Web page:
From what I could see, Stranglehold looked like it wouldn’t be dull.

Chow Yun-Fat

This doesn’t need any explanation at all!

Chow Yun-Fat is awesome.  Any game with him spouting cheesy one liners and shooting people has got to be great!

Does it live upto the expectations?

Even with the game meeting the four criteria above, I approached it with a pinch of salt.  I wouldn’t say the game was great… but I also wouldn’t say it was horrible.  It was just the right level of bad that makes you enjoy it, but I could see a lot of other people walking away after a couple of levels.

The action was definitely there…. in the first level I think I killed 176 people.  It also shows you how much damage you cause (usually in the 100,000s to millions).  You also had some skills, although I only really used two of them (healing and sharpshooting).  The Bullet-Time was definitely there!! Stranglehold didn’t really give you the option of using bullet time, it really crams it down your throat, but it’s cool.  Whenever you do a dive while facing an enemy Bullet-Time turns on (you can also turn it on yourself, but my right mouse button is broken and diving is so much cooler).  The only problem with this is that it gets a little repetitive and you basically spend most of the game diving.  I would basically run into every single room and dive straight towards the enemies (initiating Bullet-Time) then shoot them in the head.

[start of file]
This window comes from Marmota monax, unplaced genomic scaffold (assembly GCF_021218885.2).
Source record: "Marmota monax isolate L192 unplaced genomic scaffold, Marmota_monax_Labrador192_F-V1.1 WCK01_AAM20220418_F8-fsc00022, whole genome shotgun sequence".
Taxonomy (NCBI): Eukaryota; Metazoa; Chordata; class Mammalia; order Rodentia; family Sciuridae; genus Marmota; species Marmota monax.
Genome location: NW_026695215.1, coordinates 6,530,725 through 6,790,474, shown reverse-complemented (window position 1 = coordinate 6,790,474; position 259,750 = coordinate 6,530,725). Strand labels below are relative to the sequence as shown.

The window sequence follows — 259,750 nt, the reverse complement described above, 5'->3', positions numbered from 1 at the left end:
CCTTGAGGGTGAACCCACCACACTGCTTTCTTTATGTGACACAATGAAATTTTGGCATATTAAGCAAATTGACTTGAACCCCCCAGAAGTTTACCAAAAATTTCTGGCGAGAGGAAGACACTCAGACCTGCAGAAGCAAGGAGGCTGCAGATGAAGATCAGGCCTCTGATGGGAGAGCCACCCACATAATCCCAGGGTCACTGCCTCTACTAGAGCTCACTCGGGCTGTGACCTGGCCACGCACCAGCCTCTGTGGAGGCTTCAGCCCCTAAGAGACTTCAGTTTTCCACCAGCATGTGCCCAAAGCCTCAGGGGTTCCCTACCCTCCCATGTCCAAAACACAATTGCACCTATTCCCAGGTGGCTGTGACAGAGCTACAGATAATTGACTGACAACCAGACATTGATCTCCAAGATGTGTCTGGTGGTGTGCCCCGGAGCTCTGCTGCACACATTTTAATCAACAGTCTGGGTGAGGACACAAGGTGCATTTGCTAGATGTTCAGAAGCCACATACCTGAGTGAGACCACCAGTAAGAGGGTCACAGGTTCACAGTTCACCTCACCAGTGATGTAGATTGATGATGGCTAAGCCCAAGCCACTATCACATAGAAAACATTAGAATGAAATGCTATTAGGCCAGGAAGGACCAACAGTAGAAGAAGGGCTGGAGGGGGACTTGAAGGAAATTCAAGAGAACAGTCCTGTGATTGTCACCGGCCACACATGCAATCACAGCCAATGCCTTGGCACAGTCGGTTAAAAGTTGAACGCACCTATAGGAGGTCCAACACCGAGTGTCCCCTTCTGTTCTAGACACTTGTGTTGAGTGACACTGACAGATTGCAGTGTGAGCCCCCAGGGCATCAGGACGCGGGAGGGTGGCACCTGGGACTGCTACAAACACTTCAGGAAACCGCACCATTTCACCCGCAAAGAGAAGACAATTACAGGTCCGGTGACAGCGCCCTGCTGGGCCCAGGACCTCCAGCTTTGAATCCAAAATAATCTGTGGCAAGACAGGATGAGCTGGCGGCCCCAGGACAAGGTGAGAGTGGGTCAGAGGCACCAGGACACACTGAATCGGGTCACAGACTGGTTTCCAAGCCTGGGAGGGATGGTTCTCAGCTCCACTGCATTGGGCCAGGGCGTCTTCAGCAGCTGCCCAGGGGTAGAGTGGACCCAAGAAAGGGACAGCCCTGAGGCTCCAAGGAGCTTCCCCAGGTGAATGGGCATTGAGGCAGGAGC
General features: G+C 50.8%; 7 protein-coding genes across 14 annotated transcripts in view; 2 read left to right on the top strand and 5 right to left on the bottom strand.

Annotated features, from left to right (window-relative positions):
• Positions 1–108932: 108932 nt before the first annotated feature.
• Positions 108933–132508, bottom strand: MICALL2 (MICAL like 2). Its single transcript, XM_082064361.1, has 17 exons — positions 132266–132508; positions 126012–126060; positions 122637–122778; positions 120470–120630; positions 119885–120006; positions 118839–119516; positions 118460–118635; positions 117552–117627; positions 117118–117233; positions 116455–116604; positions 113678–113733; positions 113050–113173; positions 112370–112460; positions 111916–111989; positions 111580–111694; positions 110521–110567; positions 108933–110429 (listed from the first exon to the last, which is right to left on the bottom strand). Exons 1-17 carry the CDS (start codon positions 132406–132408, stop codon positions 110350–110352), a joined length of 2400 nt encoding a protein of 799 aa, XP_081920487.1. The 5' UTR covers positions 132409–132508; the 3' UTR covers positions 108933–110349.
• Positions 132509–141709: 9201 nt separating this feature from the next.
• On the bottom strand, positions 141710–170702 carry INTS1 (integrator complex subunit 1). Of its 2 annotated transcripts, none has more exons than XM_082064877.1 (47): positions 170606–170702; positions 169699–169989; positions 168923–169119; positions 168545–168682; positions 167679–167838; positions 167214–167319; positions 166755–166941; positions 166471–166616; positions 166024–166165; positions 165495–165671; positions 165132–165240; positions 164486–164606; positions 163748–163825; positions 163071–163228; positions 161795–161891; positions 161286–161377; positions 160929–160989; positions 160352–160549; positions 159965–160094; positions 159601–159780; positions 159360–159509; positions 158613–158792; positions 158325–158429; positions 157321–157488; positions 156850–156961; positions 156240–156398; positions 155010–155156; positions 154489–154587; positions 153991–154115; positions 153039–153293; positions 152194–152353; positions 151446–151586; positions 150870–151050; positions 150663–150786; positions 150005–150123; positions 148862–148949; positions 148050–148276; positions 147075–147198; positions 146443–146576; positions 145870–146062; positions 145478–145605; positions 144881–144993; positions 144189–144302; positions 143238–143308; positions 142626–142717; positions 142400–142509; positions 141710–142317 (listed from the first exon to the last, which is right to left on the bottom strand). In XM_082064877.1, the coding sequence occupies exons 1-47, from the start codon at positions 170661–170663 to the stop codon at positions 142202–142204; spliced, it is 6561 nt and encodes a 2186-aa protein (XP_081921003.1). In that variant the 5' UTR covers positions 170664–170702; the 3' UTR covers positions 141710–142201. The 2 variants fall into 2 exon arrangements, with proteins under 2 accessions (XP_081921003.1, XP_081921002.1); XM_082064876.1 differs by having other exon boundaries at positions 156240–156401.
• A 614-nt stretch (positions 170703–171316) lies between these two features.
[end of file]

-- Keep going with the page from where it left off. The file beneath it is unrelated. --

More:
The second level had a little bit of extra gameplay, with your flying around in a helicopter then planting bombs, but after this Woo obviously couldn’t be bothered and the rest of the game was just mindless running around shooting.  The game itself isn’t too long, with only 7 levels, although the levels are quite long (45 – 1 hour each) and it all becomes a blur of diving and shooting after a while.

Towards the end of the game I really did start to get bored (surely I had killed all the second rate henchmen in the world already) and I was counting down the levels to the end and waiting for the next in-game cutscene with Chow Yun-Fats voice acting.  Unfortunately the cut-scenes were pretty scarce and the story was a little hard to follow.  I know that Chows ex-girlfriend and daughter got kidnapped and I was helping out some gangsters to get them back, but I wasn’t sure which gansters I was helping in the end after so many poor/predictable plot twists.

By now you are probably thinking that the game doesn’t really sound worth playing, but I think it is.  The thing that you have to remember is that the game is based around mindless action, gunfights and Bullet-Time, as long as you don’t go in expecting MGS style storylines and cutscenes, Oblivion style freedom or any real replay value/depth you should enjoy it… (at least until you have killed over 500 bad guys and become completely desensitized to guns).

(The screenshots are pretty crap as it’s really hard to move to the printscreen button at the other end of the keyboard in an action game, I really need a better way for getting screenshot)